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Q: My daughter's vaginal opening closes, and I have to use an estrogen based cream to soften the tissues so that it will open back up. Her pediatrician says she develops "vaginal adhesions," and to use Vaseline to keep her open. Is this common? The Vaseline doesn't work. Any other suggestions?
A: The condition that you are describing is called labial adhesions, and it is very common. The labia are the small, inner set of "lips" that surround the vaginal and urethral (where urine comes out) openings. In infants and young girls these labia can stick together, forming a thin membrane that partially covers both openings. It almost never completely covers both openings, and most girls have no problem urinating, and no other symptoms.
Labial adhesions are felt to be caused by mild irritation of the labia, either from diaper rashes, infections, poor hygiene (three- and four-year-old girls are notoriously poor at wiping), or just excessive rubbing. As the irritation heals, the edges of the labia stick together and become fused. If you look closely at it, you can usually see a thin clear line down the middle, which is the thin membrane that has formed.
It's estimated that up to 10 to 20 percent of girls have these labial adhesions at some time in their first six years of life. For most girls, these adhesions resolve on their own in six to twelve months, without any treatment. For girls in whom the adhesion covers a very large area, or who have some difficulty with getting their urine out, estrogen cream is the recommended treatment. Estrogen works because it protects the labia from irritation (labial adhesions don't occur in girls once they have started puberty). The estrogen cream is usually used twice a day for two weeks, then once daily for another week or two. The cream is very safe to use for these short periods of time. It is usually quite successful in separating the adhesion, although occasionally, some girls need to be retreated. Recurrence of the adhesion can occur, so it is recommended that some sort of lubricating ointment like petroleum jelly (Vaseline) be put on the recently separated labia, to prevent them from sticking together again.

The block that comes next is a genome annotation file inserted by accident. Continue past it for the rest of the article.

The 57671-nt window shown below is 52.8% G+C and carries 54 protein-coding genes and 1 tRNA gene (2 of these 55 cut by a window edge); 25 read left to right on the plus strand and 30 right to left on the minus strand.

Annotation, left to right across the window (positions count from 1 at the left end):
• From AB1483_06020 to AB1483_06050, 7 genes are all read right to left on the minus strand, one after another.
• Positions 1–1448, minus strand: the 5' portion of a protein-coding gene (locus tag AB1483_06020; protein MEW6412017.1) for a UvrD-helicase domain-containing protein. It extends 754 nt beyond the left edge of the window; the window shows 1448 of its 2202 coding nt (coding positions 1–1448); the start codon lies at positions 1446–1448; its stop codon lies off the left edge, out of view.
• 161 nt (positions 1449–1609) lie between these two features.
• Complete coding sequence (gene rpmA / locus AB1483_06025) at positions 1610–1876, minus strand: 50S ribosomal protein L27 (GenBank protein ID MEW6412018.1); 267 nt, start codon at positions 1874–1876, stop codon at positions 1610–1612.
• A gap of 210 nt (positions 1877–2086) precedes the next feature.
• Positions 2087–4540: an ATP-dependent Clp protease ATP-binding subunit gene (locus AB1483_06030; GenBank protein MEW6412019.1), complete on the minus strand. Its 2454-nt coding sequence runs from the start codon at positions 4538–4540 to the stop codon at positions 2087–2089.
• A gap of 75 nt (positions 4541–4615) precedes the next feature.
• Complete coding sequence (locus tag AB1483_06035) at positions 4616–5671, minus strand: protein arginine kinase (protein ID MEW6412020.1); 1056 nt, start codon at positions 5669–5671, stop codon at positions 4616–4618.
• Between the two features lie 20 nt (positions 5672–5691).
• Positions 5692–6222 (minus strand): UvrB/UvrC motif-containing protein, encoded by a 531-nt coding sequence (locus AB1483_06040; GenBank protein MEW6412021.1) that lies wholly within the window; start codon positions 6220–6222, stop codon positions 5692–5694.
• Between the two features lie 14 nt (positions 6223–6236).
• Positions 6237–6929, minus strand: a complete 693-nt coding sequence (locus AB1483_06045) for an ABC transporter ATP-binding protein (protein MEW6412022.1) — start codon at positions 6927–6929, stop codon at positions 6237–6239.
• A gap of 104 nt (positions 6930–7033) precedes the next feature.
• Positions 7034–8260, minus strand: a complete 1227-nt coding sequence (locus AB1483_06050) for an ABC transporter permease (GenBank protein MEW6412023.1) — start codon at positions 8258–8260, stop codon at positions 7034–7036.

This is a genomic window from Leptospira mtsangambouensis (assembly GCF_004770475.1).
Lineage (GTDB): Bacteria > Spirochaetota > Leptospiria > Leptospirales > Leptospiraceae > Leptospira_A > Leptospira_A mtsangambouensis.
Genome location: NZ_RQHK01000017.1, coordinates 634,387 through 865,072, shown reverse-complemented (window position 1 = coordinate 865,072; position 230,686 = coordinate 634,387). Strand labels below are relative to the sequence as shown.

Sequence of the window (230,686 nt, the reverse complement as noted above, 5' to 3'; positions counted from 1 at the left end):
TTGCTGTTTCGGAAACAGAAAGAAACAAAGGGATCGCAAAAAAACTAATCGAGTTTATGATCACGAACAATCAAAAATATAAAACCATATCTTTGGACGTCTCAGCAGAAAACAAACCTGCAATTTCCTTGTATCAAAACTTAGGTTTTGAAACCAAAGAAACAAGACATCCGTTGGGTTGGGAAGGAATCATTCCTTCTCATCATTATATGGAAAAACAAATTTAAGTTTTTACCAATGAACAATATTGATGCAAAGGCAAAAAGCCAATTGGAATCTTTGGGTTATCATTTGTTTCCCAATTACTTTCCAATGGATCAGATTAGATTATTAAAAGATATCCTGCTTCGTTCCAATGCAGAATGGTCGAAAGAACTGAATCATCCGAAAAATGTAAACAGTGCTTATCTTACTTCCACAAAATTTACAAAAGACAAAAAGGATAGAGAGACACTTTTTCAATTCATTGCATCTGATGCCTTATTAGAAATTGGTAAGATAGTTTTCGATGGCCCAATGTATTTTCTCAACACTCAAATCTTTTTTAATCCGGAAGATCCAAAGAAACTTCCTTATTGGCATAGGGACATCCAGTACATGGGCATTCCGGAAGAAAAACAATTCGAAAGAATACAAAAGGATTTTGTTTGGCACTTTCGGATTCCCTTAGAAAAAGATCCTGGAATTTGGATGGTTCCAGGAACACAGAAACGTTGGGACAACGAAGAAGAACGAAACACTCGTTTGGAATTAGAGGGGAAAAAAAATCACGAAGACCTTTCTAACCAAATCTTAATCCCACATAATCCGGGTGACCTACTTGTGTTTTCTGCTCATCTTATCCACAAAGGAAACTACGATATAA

You should talk with your pediatrician about whether or not your daughter needs to be treated further, and for how long.
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Shari Nethersole is a physician at Children's Hospital, Boston, and an instructor in Pediatrics at Harvard Medical School. She graduated from Yale University and Harvard Medical School, and did her internship and residency at Children's Hospital, Boston. As a pediatrician, she tries to work with parents to identify and address their concerns.